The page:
During the study period 98 patients were identified. Of these 32 (38moieties) were selected for the pilot/proof-of-concept. Most patients (65%) were female, age 50+37 months and 80% had unilateral disease. NaC was employed in 64%. Surgical management included 27-radical and 11-partial nephrectomies. Tumors measured 9x7x6cm and weighed 433+/-352g. Mean gain in parenchyma was 15-38% from baseline to postoperative studies and tumor volume decreased by 60-68% from baseline to post NaC (Table 1.)
|Baseline Volume (cm3)||Post-NaC Volume (cm3)||Post-operative Volume (cm3)||Change (%)|
Machine driven, semi-independent volumetric analysis is feasible, and allows analysis of tumor and parenchyma volume in response to chemotherapy and surgery. Our data shows changes after therapy that may be otherwise difficult to quantify. Utilizing such technology may enhance surgical planning, monitoring response to treatment, and predict long-term changes in renal function.
Tessi CATALINA 1, Lopez Imizcoz FELICITAS 2, Ruiz JAVIER 3, Weller SANTIAGO 3, Corbetta JUAN PABLO 2, Villoldo GUSTAVO 2, Sager CRISTIAN 2, Burek CAROL 2, Lopez JUAN CARLOS 2 and Lopez JUAN CARLOS 2
1) GARRAHAN HOSPITAL BUENOS AIRES ARGENTINA, UROLOGY, Ciudad Autonoma De Buenos Aires, ARGENTINA - 2) GARRAHAN HOSPITAL BUENOS AIRES ARGENTINA, UROLOGY, Ciudad Autonoma De Buenos Aires, ARGENTINA - 3) GARRAHAN HOSPITAL BUENOS AIRES ARGENTINA, Ciudad Autonoma De Buenos Aires, ARGENTINA
Reninoma is a yuxtaglomerular cell tumor and a rare but treatable cause of hypertension. This type of benign renal neoplasm has elevated plasma renin activity with secondary hyperaldosteronism and it is usually well localizated using computed tomography or magnetic resonance imaging. The first choice of treatment consists in the surgical resection of the tumor with a nephron-sparing approach.
MATERIAL AND METHODS
Report a laparoscopic resection of a reninoma tumor in a pediatric patient
A well circumscribed 20 mm diameter tumor was discovered with ultrasound and then confirmed with computed tomography images in the lower pole of the right kidney of a 14-year-old girl with a history of severe high blood pressure.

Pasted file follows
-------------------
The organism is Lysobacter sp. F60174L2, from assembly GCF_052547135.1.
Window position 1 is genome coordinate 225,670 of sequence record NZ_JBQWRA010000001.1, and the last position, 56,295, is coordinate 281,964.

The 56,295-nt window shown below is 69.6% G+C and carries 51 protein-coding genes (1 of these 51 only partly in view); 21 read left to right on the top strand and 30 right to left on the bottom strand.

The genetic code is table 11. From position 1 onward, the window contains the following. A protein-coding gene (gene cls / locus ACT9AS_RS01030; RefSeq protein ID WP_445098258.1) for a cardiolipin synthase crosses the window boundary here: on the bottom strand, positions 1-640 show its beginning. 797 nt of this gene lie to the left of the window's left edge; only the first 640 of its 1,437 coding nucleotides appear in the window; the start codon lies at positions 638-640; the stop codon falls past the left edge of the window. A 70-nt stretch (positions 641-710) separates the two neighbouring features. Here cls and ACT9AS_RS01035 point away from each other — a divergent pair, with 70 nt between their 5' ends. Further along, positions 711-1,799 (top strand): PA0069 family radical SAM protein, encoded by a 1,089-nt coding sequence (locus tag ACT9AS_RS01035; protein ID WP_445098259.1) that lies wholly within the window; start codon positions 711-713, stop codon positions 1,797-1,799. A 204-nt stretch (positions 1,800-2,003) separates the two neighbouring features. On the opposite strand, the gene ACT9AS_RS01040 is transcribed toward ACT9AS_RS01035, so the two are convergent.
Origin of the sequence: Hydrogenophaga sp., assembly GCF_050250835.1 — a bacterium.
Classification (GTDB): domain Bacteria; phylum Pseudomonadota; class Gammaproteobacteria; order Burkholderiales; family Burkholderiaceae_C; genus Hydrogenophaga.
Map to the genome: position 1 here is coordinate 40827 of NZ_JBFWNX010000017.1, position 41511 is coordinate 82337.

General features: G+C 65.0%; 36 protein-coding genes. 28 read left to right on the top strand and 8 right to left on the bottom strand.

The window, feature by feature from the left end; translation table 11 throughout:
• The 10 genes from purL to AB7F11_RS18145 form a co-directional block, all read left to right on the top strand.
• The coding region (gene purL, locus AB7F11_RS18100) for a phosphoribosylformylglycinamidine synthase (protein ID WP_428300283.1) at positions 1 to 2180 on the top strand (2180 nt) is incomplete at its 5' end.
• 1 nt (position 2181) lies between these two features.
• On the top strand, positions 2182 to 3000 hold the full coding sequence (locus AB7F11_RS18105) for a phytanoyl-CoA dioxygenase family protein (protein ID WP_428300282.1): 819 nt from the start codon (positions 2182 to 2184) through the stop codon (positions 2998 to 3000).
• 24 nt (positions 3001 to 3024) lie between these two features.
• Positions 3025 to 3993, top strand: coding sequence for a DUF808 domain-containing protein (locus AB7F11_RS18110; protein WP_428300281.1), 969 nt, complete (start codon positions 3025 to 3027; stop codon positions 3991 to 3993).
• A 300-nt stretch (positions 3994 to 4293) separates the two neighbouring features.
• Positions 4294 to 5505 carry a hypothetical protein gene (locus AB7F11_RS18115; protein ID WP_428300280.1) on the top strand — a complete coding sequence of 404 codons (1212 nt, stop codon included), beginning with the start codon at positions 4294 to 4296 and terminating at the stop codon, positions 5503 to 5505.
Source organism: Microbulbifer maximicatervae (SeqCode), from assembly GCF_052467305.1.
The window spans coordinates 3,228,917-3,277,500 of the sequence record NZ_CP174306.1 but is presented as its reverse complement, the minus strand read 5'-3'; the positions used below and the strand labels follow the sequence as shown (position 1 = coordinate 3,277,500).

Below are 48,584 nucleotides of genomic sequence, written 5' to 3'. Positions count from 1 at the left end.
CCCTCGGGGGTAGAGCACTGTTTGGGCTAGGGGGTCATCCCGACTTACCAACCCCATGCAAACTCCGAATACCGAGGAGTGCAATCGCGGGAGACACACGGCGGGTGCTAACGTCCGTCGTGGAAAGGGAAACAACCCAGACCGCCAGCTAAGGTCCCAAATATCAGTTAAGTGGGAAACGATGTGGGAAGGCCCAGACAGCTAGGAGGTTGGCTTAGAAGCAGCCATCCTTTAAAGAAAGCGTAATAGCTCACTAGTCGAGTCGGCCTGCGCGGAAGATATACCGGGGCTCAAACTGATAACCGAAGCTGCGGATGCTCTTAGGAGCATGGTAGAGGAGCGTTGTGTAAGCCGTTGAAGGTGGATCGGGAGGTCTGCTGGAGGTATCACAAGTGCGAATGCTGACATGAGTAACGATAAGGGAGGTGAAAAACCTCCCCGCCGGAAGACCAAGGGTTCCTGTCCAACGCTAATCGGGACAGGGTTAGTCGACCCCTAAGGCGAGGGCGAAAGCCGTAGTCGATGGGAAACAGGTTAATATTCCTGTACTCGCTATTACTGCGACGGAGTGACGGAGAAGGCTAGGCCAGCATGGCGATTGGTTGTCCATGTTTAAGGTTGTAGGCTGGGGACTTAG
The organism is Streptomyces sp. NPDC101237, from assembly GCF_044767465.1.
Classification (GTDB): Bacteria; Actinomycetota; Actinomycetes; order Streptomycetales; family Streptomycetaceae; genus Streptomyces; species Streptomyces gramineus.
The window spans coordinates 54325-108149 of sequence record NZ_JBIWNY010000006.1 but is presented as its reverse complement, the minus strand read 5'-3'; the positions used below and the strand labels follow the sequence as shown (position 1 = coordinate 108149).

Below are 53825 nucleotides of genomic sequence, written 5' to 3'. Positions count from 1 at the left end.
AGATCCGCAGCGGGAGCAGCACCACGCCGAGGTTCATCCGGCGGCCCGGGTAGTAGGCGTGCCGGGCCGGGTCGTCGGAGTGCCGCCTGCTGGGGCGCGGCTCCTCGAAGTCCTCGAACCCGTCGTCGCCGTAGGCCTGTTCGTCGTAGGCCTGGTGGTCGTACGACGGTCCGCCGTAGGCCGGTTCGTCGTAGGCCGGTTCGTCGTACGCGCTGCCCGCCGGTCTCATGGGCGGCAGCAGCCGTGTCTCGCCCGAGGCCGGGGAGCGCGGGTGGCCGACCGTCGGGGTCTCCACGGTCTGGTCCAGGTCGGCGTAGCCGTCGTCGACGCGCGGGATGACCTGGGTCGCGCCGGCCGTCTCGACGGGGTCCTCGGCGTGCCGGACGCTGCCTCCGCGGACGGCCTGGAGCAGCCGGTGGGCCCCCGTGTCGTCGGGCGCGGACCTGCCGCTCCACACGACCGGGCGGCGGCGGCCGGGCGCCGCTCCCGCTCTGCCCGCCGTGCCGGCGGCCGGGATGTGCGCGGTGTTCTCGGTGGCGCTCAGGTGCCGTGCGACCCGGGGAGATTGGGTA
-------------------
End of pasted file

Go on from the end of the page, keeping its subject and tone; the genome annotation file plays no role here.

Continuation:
The patient was positioned laterally with sand bag underneath the lumbar region, and the table was put in a reverse Trendelenburg position. A transperitoneal laparoscopic approach was performed using 4 ports. After mobilization of the colon, the Gerota’s fascia was opened and the tumor located on the anterior surface of the lower renal pole. Both polar and principal renal arteries were dissected and secured with vessel loops. The tumor was resected using an ultrasonic energy device with an 8-minute polar artery clamping. The transected renal surface was closed using 2 continuous barbed sutures and the tumor was removed using a handmade endobag. There were no perioperative complications and a perianastomotic drainage was left for 4 days.
The patient was discharged 2 days after surgery with decreasing blood pressure measurements and normal plasma renin activity levels without any medication. The surgical pathology confirmed the typical reninoma immunohistochemically features.
Reninoma is a rare but benign renal tumor and because of its nature and localization it represents an ideal tumor for minimally invasive nephron-sparing surgery.
Thomas BLANC 1, Luca PIO 1, Pierre MEIGNAN 1, Jules KOHAUT 1, Daniel ORBACH 2, Véronique MINARD 3, Yves HELOURY 1 and Sabine SARNACKI 1
1) Hôpital Necker - Enfants Malades, Department of Pediatric Surgery and Urology, Paris, FRANCE - 2) Institut Curie, Centre oncologie SIREDO (soins, innovation, recherche autour des tumeurs de l'enfant, l'adolescent), Paris, FRANCE - 3) Institut Gustave-Roussy, Département de cancérologie de l'enfant et l'adolescent,, Villejuif, FRANCE
The role of MIS for renal tumour treatment in children has been limited to pioneer groups. Our aim is to report a retroperitoneal robotic approach for nephron-sparing resection of renal tumours.
MATERIAL AND METHODS
Children with Wilms’ tumour were treated according to the SIOP-2001 protocol.
A four-trocar retroperitoneal lateral approach was used. The renal artery was dissected and clamped with bulldog. Direct tumour manipulation was carefully avoided. The tumour was excised with scissors, leaving a margin of normal renal parenchyma around it. The sliding-clip renorrhaphy technique was used to close the cone-shaped defect with running suture incorporating a small piece of Surgicel Fibrillar. The clamp was removed, and haemostasis was confirmed.
Intraoperative frozen sections to assess the surgical margins were not performed.
The tumour was retrieved in an EndoCatch without morcellation.
4 children, aged 3.2-4.7-9.8-14.1 years, underwent RRALPN. Mean weight was 32 kg (15-50)
The 3 younger patients developed a renal tumour on the solitary kidney after contralateral Wilms tumour. The eldest one had undergone multiple laparotomies including liver transplantation for hepatoblastoma. During the work up for a new transplantation, a tumour was found on the left kidney.
Console time was 2 hours. Warm ischemia time reduced from 40 to 26 minutes.
The tumour was completely removed without rupture. No bleeding occurred.
Three patients had a Wilms stage 1 (2.5-2.5 and 3.5 cm), one a 3.5 cm tubulopapillary carcinoma.
The postoperative course was free of complications, all the patients were discharged on day-2 to day-4.
No recurrences or long-term complications have been detected (follow-up:1–12 months).
RRALPN for renal tumour is a feasible and safe procedure in a selected group of children. This approach follows the current aim to decrease burden of treatment in children cancer and has the advantage to avoid peritoneal spread in case of tumour rupture.